March 7, 2012

Make-your-own yogurt not just for the cultured elite

By Wendy Almeida / Assistant City Editor

I thought making my own yogurt was beyond my busy lifestyle and cooking abilities when a farming friend suggested I give it a whirl. I'm a busy full-time working mom with two active kids, and I initially thought that if yogurt making were easy, everyone would be doing it.

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STEP-BY-STEP INSTRUCTIONS

You can see this recipe step-by-step, with pictures, as Wendy teaches Shannon Bryan how to make yogurt for her Pans on Fire blog.

There were a couple of aspects of the recipe that intimidated me:

1. It requires a candy thermometer.

2. The six to eight hours of "incubation" for the yogurt to set.

But I found these things were easily managed. Plus, knowing exactly what was in my yogurt -- as well as the cost-savings -- made homemade yogurt worth the effort.

I get my milk from a friend who raises Jersey dairy cows. My recipe reflects my own family's taste for a thick and creamy, but less-sweet, yogurt.

HOMEMADE VANILLA YOGURT

1 gallon of milk

¾ cup of sugar

¾ cup of dry milk

1 tablespoon of Madagascar vanilla bean powder (found at a natural food store)

½ cup plus 1 tablespoon of plain active-culture yogurt

Candy thermometer

Mason jars with lids

Heat the milk in a large pot on medium high heat. Do not set the heat on high, as it could scald the bottom of the pan. Attach your candy thermometer to the side of the pot to monitor the milk's temperature. Stir occasionally. Remove from heat when the temperature reaches 180 degrees. Depending on your stovetop, this can take 20 to 30 minutes. When the temperature climbs to 150 degrees, keep a close eye on the milk, as the jump to 180 degrees happens quickly. It is important not to allow the milk to boil.

Once at 180 degrees, submerge the bottom of your pot in a pan with cold water and ice cubes to cool the milk quickly. Add sugar, dry milk and vanilla bean powder and stir well. The mixture needs to cool until it is 110 degrees, so keep the thermometer in the pan to monitor.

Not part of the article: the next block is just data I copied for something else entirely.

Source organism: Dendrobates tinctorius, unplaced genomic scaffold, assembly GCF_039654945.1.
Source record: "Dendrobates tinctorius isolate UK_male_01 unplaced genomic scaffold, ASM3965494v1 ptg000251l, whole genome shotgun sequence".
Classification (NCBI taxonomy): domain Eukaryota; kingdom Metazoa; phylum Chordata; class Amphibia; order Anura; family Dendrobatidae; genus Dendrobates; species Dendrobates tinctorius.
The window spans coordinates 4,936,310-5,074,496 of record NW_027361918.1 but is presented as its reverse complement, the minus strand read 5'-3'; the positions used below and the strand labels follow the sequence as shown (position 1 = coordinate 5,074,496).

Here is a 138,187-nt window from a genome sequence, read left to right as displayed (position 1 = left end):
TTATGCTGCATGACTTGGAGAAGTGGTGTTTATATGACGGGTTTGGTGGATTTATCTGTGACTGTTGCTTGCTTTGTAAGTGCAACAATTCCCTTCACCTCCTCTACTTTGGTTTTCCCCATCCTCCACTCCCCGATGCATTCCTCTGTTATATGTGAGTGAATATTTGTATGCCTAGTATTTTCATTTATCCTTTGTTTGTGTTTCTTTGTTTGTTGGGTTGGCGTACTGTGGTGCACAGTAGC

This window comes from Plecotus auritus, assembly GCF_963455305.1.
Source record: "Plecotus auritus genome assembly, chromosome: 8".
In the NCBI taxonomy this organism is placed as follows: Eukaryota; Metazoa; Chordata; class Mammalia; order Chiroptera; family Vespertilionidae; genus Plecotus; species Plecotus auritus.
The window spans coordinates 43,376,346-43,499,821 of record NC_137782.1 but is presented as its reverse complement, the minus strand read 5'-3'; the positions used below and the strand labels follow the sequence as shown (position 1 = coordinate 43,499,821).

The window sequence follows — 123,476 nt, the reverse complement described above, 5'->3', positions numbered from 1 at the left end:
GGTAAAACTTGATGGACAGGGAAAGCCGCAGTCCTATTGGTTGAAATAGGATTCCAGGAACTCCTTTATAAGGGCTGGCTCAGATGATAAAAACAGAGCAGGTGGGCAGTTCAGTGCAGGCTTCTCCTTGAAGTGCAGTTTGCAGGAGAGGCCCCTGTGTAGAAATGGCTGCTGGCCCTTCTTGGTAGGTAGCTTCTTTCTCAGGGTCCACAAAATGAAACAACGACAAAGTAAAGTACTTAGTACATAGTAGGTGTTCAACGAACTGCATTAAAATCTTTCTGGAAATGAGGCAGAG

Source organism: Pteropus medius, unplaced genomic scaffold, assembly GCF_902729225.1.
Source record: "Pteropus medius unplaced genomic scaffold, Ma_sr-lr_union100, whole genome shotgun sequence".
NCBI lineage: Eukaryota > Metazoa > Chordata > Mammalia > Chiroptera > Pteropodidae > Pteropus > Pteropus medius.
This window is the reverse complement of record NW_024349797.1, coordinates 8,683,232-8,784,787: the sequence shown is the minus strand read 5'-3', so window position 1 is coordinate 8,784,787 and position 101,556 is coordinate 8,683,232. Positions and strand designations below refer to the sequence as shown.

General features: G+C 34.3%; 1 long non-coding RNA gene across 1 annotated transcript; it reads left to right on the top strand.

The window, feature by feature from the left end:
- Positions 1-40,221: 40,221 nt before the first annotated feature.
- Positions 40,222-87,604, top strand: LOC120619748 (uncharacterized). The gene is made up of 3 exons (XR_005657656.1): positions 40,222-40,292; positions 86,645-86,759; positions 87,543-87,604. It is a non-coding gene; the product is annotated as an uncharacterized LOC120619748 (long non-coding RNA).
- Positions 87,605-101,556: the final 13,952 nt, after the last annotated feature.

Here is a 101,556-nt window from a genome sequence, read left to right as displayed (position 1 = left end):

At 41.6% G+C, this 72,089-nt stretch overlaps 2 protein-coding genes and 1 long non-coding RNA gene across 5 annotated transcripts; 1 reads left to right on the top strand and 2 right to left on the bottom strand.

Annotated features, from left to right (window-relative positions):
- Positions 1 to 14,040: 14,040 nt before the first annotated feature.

At 110 degrees, add the plain yogurt.

Mix the yogurt starter well before pouring into your mason jars. Place jars in a pot of warm water so that the water is just below the top of the jar. Then put the pot in the oven.

Set your oven at 110 degrees to incubate. This process can take 6 to 8 hours, depending on your taste preference. I prefer removing mine at the 6-hour mark to put in my refrigerator.

Recipe makes about 5 quarts of yogurt.

TIPS

Yogurt cultures like bacteria, so avoid using commercial milk labeled "ultra-pasteurized." Local dairies typically offer less-processed (called flash pasteurized) milk, or you can connect with a local farmer to buy raw milk.

Be sure to use only plain active-culture yogurt for your starter, and choose a quality yogurt. Using a vanilla or added-sugar yogurt will not work correctly.

The dry milk I use makes my recipe into a thick, creamy yogurt that my kids like because it's similar to a commercial-brand consistency. You can use less for a thinner result. Another common thickener for yogurt is unflavored gelatin, but I prefer dry milk for the additional protein it offers.

There are two ways to affect the sweetness of your yogurt. One is how much sugar you add, and the other is how long you incubate. Experiment with both to find a combination that suits your family's tastes.

I use a combination of quart, pint and half-pint sized mason jars. This requires that I use a couple of different pots in the oven while incubating in the water bath, but the variation offers convenience for my family's lunch boxes.

(Continued on page 2)

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